FDA Panel Approves Permanent Wrinkle Treatment
An FDA advisory panel on Friday approved Artefill, a wrinkle remover that is said to be permanent, the Los Angeles Times reports. The injectable treatment, created by San Diego-based Artes Medical, is made of bovine collagen and microscopic plastic spheres. After Artefill is injected under a wrinkle, the body gradually absorbs the bovine collagen and permanently replaces it with human collagen, which forms around the plastic spheres. The treatment's permanent nature gives it an advantage over other similar, non-permanent treatments, including Botox and collagen, according to the Times. Although no price has been set for the American version, the treatment is "widely used" in Europe, Canada and South America. Artefill costs about $670 per treatment in Canada, approximately twice the price of a collagen treatment in the United States. Despite Artefill's apparent promise, the American Society of Plastic Surgeons on Friday issued a "cautionary note" stating that the treatment can form lumps after injection or cause rashes in some patients. In addition, the ASPS expressed concern that the treatment's plastic spheres could spread to other parts of the body and also noted that because of its permanence, Artefill "requires greater skill to inject." Meanwhile, preclinical studies are underway to test other potential uses for Artefill, including as an injection treatment for gastroesophageal reflux, stress urinary incontinence and fecal incontinence, according to Artes Medical spokesperson Sarah Chang (Vincent, Los Angeles Times, 3/1). ABC's "World News Tonight" Friday reported on the FDA panel's recommendation (McKenzie, "World News Tonight," ABC, 2/28). Video of the segment is available in RealPlayer online.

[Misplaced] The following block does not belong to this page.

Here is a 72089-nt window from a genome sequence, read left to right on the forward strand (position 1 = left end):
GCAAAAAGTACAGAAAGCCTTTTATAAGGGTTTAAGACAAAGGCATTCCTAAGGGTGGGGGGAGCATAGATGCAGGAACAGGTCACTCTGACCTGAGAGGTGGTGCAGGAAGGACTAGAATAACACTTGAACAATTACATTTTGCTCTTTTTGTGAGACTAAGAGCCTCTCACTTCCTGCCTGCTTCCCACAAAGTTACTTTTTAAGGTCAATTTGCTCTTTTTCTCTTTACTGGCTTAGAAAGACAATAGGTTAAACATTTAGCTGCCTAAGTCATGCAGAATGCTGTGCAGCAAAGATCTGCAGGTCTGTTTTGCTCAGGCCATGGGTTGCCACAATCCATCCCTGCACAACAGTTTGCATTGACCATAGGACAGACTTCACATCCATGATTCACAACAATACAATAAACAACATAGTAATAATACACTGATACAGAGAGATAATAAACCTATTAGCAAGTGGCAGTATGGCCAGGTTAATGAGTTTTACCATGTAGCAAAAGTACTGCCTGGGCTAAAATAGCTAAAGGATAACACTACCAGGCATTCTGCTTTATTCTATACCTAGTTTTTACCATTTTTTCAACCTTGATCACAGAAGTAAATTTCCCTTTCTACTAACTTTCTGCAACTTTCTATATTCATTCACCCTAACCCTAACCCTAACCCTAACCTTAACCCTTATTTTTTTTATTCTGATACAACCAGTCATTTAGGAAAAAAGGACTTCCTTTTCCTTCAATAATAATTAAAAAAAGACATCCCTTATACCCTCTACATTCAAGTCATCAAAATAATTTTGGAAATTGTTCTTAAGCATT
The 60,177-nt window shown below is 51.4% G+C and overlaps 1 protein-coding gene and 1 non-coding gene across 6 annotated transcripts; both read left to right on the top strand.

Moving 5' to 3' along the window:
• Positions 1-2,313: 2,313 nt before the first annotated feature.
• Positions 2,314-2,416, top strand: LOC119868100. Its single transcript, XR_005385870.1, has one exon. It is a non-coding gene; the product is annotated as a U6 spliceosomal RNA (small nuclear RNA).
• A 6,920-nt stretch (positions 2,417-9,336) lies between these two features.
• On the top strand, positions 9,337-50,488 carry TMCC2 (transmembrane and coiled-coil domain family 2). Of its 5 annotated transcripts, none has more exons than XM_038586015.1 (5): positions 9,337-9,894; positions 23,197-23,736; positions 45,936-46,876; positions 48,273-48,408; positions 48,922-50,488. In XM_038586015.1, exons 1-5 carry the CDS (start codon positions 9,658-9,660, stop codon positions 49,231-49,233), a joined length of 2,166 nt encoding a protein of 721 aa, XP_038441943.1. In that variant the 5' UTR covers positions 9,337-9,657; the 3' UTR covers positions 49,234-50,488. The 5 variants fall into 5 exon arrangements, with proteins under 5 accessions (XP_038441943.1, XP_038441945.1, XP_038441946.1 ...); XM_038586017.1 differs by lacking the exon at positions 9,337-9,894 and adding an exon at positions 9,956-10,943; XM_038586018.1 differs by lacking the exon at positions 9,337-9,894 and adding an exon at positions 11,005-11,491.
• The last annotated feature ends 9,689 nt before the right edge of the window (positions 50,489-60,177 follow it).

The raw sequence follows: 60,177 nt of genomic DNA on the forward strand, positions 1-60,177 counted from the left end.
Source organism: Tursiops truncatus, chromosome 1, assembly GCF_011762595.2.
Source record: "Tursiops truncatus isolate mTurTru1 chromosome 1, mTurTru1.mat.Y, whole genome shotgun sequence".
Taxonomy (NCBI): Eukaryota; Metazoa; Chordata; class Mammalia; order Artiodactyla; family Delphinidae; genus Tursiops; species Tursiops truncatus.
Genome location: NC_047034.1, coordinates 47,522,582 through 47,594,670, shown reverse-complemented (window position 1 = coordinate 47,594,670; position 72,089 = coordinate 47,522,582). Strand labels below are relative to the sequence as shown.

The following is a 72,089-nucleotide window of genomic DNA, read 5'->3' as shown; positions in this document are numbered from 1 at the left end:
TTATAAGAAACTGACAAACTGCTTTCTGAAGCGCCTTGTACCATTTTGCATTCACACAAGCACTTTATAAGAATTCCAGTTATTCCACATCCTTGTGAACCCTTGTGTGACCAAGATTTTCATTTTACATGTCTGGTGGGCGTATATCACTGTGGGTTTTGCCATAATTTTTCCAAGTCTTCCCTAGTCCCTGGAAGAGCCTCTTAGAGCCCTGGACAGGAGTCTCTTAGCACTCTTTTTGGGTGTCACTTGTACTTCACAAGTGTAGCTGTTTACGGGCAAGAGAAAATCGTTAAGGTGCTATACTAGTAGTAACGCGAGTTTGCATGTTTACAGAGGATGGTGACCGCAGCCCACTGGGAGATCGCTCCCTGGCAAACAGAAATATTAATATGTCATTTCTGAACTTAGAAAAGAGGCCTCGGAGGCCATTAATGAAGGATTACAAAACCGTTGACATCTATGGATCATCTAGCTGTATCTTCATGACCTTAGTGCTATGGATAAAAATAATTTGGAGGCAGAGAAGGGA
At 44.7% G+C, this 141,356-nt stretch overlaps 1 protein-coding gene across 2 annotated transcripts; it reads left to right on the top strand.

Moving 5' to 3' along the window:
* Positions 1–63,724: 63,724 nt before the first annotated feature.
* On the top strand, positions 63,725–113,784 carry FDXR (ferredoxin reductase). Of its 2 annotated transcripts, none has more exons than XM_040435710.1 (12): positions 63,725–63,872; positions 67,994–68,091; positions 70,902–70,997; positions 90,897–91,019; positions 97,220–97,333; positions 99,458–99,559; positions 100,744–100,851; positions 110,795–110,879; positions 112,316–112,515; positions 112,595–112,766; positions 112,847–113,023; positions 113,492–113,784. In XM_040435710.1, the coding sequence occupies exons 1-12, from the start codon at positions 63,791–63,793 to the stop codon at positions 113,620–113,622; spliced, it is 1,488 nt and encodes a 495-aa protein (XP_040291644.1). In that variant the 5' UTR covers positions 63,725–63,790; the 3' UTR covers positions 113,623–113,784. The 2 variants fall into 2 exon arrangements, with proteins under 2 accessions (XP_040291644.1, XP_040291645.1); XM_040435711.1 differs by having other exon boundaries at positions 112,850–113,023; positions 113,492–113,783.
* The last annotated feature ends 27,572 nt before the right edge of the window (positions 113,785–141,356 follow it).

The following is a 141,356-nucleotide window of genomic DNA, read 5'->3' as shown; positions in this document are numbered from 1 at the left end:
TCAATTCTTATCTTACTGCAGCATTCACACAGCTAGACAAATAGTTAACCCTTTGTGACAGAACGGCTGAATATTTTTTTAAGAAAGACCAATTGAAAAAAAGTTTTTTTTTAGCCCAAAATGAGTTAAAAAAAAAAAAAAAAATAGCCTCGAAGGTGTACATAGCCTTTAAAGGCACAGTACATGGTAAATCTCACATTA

In related news, the New York Times yesterday examined several "startling new uses" for the injectable treatment Botox, the botulinum toxin commonly used to treat wrinkles. In studies worldwide, Botox is being tested as a treatment for migraine headaches, stroke paralysis, incontinence, lower back pain, stuttering, facial tics, writer's cramp, carpal tunnel syndrome and tennis elbow, among other conditions. According to Dr. Robert Daroff, former editor in chief of Neurology magazine, Botox has "enormous potential" for relaxing muscles and treating some pain. Dr. Jean Carruthers, an ophthalmologist at the University of British Columbia, compared Botox to penicillin for its "versatility against a wide range of ills." The Times reports that some trials are ready for submission to the FDA, while others are "small and preliminary" (McNeil, New York Times, 3/2).This is part of the California Healthline Daily Edition, a summary of health policy coverage from major news organizations. Sign up for an email subscription.